I can't believe I just read that entire NY Times article just because you posted it on your blog. Simply put, if there was a more elitist way of rationalizing failing relationships, I haven't read one. Only the last two paragraphs come to counterpoint, that after wading through various uptights lamenting faults of authors vastly more successful than themselves. All bundled up with expensive retoric stemming, I can only assume, from expensive english degrees.Also, there may be a reason why more females on that other coast are single; they're probably just bitches.Also, it's getting warm in Cali. Which translates into bikinis. Single or not, I bet more girls out here wear bikinis.
WTF, Mr. English major. I'm so sorry that books aren't a dealbreaker for you - clearly it's a sign that literary compatibility is for the elite. Those Times snobs must have awfully expensive degrees to draw conclusions like that - they should stop dating those snooty east coasters and check out some Cali bikinis!But have you ever gone out with a girl who doesn't read on a regular basis? It's like talking to a rock. A really dumb rock at that.
A dumb rock looks better in a bikini than a sweater vest. Just saying... do girls even wear sweater vests?I might actually agree with the overall concept, reading = good. If you read you might want someone with similar tastes or interests. I get it. And what a Times scoop at that, I think this story broke when Adam and Eve found out they both like apples.Anyhoo it reads like a t-payne name dropping billboard hit. How can I be quoted in the Times and sound intelligent? I know I'll list a bunch of authors people like and then list why those authors (and the people reading them) are below me.Read anything good lately? I just finished "the big question" by chuck barris, an incredibly low brow view of what might happen in reality television future by the creator of "The Gong Show." It wasn't Pushkin, but if it was fucking funny.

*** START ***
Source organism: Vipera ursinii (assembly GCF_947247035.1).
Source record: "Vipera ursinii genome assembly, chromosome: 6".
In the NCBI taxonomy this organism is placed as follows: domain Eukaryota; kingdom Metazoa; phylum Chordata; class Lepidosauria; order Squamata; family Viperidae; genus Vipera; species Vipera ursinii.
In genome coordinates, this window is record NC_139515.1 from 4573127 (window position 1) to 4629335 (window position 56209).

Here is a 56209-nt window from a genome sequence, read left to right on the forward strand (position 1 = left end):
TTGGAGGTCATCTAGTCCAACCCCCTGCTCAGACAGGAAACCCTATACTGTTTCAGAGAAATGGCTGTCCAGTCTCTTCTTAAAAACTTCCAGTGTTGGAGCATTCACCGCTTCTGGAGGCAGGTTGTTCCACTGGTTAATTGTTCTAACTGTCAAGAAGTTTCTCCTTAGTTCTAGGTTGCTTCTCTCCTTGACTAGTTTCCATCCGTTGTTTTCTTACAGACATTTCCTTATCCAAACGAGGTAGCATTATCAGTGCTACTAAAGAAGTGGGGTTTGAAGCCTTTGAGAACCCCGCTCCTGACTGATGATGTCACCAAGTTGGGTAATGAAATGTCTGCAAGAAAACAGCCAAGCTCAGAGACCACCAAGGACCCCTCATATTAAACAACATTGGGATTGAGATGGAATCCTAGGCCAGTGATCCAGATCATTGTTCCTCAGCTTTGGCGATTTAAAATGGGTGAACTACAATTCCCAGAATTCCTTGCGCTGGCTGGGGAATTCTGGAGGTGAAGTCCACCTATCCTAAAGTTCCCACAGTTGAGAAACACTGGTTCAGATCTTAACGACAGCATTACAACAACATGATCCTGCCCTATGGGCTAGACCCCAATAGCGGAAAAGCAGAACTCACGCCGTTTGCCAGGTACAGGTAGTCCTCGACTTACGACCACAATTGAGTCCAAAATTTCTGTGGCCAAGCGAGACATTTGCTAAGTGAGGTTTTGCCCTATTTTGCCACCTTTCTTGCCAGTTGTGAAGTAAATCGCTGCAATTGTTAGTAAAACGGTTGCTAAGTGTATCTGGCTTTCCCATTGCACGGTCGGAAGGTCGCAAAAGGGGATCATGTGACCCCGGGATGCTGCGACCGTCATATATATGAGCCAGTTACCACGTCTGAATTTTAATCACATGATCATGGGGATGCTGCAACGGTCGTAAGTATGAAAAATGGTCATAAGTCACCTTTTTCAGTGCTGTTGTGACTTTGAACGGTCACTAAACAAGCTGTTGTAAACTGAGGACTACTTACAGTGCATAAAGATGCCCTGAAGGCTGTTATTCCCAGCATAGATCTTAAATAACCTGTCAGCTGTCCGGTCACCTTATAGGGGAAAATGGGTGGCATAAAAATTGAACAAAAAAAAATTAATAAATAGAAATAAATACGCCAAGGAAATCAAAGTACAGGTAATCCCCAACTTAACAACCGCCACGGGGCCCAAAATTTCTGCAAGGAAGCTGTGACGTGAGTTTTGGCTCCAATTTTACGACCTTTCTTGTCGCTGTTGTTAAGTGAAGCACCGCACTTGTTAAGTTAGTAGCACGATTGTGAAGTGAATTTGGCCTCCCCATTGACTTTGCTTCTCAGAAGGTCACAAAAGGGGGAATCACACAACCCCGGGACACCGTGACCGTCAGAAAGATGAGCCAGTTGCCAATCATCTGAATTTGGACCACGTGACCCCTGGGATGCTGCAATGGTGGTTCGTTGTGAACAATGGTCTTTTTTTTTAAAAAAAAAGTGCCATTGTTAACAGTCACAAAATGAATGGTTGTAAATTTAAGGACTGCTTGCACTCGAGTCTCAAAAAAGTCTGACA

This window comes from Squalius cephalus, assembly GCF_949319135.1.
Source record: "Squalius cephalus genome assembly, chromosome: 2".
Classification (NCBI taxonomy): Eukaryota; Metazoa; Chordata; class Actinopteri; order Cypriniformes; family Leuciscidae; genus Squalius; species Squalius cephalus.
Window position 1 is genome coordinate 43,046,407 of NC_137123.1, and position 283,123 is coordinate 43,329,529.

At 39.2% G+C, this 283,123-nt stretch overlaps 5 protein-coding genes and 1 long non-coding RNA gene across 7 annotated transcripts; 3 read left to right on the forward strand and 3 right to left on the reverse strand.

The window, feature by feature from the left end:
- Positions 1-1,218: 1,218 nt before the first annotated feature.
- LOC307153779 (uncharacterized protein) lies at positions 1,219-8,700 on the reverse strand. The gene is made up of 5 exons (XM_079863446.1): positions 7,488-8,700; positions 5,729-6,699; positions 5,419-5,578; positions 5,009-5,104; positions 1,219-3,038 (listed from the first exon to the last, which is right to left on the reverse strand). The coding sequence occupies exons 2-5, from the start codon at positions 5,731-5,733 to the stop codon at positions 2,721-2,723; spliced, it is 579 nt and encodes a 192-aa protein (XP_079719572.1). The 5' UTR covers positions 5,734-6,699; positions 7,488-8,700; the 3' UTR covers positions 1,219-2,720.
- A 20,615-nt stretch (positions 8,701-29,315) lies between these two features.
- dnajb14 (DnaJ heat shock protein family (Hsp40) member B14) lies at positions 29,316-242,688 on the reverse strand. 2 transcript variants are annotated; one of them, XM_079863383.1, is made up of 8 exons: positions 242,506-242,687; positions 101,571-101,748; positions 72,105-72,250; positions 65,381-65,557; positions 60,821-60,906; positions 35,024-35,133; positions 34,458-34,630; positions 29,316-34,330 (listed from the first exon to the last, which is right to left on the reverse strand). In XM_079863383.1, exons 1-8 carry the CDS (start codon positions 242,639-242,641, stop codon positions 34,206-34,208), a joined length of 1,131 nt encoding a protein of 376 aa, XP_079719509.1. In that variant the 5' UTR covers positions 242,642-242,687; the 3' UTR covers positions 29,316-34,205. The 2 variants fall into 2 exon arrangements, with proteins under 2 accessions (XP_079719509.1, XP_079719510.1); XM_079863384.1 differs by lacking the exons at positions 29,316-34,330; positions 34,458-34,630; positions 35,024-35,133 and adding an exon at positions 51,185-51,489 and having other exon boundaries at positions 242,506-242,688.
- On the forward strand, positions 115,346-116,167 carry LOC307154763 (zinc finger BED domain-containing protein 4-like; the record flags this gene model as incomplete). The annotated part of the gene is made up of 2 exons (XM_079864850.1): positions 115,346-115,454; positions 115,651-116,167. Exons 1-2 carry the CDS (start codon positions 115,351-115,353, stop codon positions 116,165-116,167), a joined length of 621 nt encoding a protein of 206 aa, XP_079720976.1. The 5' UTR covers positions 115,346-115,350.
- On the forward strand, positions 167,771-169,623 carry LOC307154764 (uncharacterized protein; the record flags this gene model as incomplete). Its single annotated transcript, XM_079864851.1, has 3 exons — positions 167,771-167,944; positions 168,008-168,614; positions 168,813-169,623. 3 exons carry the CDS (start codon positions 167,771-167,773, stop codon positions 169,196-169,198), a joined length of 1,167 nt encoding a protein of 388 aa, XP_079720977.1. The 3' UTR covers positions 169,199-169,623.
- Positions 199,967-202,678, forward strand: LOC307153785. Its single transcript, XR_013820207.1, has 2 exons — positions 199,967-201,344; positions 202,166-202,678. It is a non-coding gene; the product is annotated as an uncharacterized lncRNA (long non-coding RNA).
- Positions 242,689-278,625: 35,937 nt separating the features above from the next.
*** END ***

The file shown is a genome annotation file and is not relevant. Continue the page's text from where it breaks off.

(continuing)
Carson, we agree on several things. First of all, we like girls, and we like bikinis. However, I do not think the overall concept of the article can be boiled down to "reading = good". The point of the article is that you should not sleep with girls who read stupid books.When I wake up after a night of passionate, invigorating (and protected!) sex, I do not want to discuss The Secret or The Unquestionable Lightness of Bees. I probably just want to have sex again, but barring that, I'd rather talk about something I find interesting - a story on NPR, an article from the New Yorker, or a stimulating topic from a mutually enjoyed book. If afforementioned potential mate doesn't pay attention to these things, it's a good sign she's going home without breakfast.Oh, recently I finished The Omnivore's Dilemma, which was an interesting analysis of how convoluted our food chain has become, and Secrets and Lies by Bruce Schneier, which is about the evolution of digital security in a complex and interconnected world. Right now I'm reading East of Eden by Steinbeck, Beyond Fear by Bruce Schneier, and In Defense of Food by Michael Pollan.p.s. I've never read The Unbearable Lightness of Being, but I only mentioned it above because "The Unquestionable Lightness of Bees" made me laugh. I'm so arrogant.
I don't fully agree with your summary of the article, "you should not sleep with girls who read stupid books." If anything it was "you shouldn't sleep with guys who read stupid books." I'm not going to read it again, but that's what I found. Women complaining about men who are stupid... another Times scoop, men are dumb. And here I thought that was established well before the Crusades.And that bleeping Secret book, they totally stole our old idea of willing the light to the turn green. I haven't read the bleeping book, but that's what some girls (that I haven't slept with because no one likes Mishima as much as me)have said. We should sue those bleepers.
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